There are subtleties, however. When the demand is varying it may be more economic to keep two generators on half load than to run one on full load and shut down the other which may then have to be re-started later. The capacity of the transmission system must also be taken into account, which may mean plant is "constrained off," simply because the grid is operating at maximum capacity in a particular region.
With a "free" market operating in the UK, the procedure differs in two key respects. First, all generators are paid the "system marginal price" and not their "bid" price. Second, capacity payments are built in to enable generators to recover their fixed costs. Elsewhere these are settled by annual charges. Fixed costs are calculated by multiplying the loss of load probability by the "value of lost load." However, for this to work properly, the plant margin needs to be optimal at all times -- a sticky question discussed in the main story.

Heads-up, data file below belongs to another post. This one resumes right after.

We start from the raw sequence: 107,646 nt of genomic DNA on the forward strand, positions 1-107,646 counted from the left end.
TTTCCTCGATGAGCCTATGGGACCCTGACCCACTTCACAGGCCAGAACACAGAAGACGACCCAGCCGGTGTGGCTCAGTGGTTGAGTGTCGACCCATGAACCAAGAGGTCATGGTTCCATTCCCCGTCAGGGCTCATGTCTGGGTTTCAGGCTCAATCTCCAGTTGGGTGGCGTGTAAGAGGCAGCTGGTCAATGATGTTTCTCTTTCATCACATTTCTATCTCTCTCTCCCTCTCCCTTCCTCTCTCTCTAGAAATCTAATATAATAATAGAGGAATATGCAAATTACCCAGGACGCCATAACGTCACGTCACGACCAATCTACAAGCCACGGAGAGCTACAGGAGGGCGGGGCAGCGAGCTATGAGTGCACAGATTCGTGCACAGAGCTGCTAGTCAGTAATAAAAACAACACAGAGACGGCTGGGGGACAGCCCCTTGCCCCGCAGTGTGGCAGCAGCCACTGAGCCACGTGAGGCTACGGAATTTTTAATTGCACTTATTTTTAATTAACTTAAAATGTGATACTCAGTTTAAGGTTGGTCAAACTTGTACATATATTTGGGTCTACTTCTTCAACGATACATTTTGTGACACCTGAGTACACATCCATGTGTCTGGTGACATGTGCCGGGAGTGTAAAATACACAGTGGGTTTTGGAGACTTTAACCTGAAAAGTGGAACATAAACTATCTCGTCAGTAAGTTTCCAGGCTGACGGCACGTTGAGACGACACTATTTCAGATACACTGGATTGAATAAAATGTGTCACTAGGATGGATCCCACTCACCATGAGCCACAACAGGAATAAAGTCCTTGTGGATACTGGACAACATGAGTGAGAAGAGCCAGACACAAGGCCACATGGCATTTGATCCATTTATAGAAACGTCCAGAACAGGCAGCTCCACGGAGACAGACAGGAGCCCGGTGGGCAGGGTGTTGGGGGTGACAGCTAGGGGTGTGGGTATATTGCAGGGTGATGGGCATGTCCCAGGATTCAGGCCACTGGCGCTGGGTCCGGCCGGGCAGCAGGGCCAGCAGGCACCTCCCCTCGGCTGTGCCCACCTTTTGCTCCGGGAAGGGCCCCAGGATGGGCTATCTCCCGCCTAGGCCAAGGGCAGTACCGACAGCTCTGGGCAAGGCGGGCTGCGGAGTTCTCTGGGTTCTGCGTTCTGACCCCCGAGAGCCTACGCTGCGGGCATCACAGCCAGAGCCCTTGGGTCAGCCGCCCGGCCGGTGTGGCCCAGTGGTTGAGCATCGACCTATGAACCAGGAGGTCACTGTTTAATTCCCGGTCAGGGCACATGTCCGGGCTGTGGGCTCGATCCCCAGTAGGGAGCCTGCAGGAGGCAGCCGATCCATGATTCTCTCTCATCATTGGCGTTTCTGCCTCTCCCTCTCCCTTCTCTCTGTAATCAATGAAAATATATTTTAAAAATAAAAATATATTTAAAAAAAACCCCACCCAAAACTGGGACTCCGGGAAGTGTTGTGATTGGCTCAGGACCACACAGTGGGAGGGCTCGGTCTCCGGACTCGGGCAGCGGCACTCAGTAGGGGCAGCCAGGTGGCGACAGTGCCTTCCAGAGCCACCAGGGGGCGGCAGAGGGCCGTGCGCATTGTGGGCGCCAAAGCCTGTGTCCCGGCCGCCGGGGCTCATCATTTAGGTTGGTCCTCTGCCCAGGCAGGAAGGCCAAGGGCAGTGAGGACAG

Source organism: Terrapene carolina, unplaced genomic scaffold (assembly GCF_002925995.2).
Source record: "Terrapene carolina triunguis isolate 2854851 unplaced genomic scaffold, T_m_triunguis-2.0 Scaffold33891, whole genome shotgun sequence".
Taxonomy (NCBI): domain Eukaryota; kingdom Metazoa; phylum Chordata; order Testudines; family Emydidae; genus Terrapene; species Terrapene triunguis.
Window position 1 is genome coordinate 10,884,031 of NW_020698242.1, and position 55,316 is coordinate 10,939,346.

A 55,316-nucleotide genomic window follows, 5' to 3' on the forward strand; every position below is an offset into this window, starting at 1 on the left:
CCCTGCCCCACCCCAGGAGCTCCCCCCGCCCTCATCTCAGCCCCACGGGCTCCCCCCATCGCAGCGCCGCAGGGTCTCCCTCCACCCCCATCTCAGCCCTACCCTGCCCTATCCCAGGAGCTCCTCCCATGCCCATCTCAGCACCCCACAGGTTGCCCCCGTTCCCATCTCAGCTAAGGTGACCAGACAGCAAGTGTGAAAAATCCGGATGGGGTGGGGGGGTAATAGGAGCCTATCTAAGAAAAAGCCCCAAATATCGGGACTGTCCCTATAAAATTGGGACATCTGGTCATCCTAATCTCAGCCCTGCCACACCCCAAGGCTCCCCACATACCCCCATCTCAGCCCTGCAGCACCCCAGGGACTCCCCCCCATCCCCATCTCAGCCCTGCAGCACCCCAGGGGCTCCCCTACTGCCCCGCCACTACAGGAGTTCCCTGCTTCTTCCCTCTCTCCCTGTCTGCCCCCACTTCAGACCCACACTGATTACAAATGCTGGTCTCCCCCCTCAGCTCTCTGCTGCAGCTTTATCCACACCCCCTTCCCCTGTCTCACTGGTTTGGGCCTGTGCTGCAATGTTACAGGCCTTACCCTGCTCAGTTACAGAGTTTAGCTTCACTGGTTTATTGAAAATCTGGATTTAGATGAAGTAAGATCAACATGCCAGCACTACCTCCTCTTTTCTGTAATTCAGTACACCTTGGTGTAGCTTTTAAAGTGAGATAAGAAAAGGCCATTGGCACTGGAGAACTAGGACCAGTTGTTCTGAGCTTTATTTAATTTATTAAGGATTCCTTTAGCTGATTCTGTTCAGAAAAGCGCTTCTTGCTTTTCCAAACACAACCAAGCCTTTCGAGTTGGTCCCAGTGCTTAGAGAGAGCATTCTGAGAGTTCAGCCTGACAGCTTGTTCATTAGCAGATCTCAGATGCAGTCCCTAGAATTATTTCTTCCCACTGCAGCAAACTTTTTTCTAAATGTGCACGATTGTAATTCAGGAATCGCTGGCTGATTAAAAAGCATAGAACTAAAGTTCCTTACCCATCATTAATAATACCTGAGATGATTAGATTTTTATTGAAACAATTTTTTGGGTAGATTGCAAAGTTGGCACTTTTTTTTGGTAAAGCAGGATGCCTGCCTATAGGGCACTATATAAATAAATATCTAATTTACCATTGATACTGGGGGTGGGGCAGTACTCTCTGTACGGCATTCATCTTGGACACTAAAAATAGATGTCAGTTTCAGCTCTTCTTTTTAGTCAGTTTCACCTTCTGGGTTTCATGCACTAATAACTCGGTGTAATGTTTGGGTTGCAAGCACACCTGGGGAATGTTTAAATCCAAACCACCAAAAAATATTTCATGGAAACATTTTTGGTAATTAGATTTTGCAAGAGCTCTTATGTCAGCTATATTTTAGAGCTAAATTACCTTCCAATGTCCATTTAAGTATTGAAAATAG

Both these payment procedures have caused problems. Improvements to the operation of the pool are now being discussed with a weather eye on price variations. Fig 2 gives these for a typical recent winter day where the peak, reached at about 18.30, reflects the operation of the capacity credit mechanism.